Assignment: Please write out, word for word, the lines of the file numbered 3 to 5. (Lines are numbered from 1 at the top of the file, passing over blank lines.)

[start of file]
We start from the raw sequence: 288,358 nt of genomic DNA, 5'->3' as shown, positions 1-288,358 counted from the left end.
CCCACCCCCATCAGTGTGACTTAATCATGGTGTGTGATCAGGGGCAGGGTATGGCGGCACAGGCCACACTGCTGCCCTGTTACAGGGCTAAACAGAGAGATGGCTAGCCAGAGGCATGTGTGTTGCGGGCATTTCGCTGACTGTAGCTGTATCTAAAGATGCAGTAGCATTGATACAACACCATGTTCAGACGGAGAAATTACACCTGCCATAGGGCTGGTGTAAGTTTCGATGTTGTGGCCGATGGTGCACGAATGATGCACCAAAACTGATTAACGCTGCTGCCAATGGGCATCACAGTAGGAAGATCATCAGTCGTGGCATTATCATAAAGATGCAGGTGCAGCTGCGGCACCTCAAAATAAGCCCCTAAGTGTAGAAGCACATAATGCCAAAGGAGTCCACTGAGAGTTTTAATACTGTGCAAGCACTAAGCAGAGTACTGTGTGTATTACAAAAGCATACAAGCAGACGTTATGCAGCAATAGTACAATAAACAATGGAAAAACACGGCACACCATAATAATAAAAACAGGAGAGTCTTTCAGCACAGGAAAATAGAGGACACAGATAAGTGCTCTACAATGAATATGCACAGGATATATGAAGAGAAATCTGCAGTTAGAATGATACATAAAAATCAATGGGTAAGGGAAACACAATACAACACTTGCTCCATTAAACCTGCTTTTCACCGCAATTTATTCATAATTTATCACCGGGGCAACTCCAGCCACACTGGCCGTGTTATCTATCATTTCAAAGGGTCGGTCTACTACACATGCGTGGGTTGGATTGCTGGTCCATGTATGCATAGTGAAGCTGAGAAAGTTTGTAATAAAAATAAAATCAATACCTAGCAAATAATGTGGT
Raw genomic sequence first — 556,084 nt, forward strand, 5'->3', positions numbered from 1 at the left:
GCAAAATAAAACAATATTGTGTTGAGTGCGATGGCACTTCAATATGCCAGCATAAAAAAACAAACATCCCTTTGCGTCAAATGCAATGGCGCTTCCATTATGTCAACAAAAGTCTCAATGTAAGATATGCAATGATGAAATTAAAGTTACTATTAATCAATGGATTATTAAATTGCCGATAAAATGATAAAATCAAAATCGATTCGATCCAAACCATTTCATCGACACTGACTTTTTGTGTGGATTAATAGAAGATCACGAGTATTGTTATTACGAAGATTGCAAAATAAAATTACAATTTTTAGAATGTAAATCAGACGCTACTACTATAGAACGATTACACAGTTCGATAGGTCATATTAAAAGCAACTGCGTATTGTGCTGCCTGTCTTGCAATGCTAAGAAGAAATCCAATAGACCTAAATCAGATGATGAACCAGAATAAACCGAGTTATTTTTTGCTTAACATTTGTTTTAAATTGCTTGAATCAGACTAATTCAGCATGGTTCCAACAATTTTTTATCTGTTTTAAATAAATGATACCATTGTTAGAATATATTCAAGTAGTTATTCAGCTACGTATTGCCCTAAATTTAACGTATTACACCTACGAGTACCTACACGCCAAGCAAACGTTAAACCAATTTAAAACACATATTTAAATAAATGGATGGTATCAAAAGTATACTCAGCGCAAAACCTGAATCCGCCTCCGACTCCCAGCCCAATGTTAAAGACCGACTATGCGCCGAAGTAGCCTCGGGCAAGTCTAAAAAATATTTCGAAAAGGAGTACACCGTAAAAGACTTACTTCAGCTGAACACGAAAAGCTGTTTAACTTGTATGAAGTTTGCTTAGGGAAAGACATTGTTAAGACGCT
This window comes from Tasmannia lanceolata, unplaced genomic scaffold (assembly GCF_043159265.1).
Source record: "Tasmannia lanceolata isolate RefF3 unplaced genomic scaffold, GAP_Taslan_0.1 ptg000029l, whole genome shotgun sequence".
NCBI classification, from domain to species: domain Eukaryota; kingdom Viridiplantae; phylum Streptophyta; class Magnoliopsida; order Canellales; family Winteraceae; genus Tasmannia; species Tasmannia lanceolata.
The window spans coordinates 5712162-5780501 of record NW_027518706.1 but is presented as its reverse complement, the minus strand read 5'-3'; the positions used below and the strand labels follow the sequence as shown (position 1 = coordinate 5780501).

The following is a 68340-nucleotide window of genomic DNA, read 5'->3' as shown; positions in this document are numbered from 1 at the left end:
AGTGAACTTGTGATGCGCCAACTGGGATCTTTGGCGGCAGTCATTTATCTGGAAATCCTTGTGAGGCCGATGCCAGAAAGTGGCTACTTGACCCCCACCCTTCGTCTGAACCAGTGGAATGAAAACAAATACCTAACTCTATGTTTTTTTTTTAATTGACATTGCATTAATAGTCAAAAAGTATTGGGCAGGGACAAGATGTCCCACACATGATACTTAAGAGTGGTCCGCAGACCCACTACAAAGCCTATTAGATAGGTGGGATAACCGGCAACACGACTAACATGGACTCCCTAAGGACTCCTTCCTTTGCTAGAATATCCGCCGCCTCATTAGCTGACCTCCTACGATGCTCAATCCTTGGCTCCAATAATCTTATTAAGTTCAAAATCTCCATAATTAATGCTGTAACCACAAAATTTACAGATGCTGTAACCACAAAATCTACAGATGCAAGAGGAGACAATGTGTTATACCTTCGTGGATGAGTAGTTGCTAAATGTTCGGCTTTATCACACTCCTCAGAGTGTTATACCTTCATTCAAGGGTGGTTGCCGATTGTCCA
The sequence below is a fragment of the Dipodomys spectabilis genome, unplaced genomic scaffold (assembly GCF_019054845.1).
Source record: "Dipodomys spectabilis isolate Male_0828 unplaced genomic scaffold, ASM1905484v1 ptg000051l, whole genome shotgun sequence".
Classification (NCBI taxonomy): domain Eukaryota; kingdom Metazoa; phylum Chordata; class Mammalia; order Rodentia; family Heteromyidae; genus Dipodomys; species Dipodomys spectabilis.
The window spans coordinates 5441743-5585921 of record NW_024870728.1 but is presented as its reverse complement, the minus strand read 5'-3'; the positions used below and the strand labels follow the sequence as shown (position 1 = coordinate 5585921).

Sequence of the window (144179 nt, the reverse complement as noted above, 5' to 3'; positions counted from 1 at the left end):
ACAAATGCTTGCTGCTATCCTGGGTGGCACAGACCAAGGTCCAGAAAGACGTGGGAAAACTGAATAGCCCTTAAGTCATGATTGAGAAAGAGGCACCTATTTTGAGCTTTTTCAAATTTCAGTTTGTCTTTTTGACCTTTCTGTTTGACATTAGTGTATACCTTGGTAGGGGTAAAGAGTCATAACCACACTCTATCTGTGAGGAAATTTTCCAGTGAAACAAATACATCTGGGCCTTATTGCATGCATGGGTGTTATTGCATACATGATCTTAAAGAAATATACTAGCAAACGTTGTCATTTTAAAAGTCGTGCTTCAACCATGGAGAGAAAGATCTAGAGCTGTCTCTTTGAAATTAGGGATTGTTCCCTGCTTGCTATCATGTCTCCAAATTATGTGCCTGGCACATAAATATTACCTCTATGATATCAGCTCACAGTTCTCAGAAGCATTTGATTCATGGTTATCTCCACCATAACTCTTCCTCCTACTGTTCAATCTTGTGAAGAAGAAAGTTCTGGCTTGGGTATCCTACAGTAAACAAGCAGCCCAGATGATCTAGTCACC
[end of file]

Raw genomic sequence first — 556,084 nt, forward strand, 5'->3', positions numbered from 1 at the left:
GCAAAATAAAACAATATTGTGTTGAGTGCGATGGCACTTCAATATGCCAGCATAAAAAAACAAACATCCCTTTGCGTCAAATGCAATGGCGCTTCCATTATGTCAACAAAAGTCTCAATGTAAGATATGCAATGATGAAATTAAAGTTACTATTAATCAATGGATTATTAAATTGCCGATAAAATGATAAAATCAAAATCGATTCGATCCAAACCATTTCATCGACACTGACTTTTTGTGTGGATTAATAGAAGATCACGAGTATTGTTATTACGAAGATTGCAAAATAAAATTACAATTTTTAGAATGTAAATCAGACGCTACTACTATAGAACGATTACACAGTTCGATAGGTCATATTAAAAGCAACTGCGTATTGTGCTGCCTGTCTTGCAATGCTAAGAAGAAATCCAATAGACCTAAATCAGATGATGAACCAGAATAAACCGAGTTATTTTTTGCTTAACATTTGTTTTAAATTGCTTGAATCAGACTAATTCAGCATGGTTCCAACAATTTTTTATCTGTTTTAAATAAATGATACCATTGTTAGAATATATTCAAGTAGTTATTCAGCTACGTATTGCCCTAAATTTAACGTATTACACCTACGAGTACCTACACGCCAAGCAAACGTTAAACCAATTTAAAACACATATTTAAATAAATGGATGGTATCAAAAGTATACTCAGCGCAAAACCTGAATCCGCCTCCGACTCCCAGCCCAATGTTAAAGACCGACTATGCGCCGAAGTAGCCTCGGGCAAGTCTAAAAAATATTTCGAAAAGGAGTACACCGTAAAAGACTTACTTCAGCTGAACACGAAAAGCTGTTTAACTTGTATGAAGTTTGCTTAGGGAAAGACATTGTTAAGACGCT
This window comes from Tasmannia lanceolata, unplaced genomic scaffold (assembly GCF_043159265.1).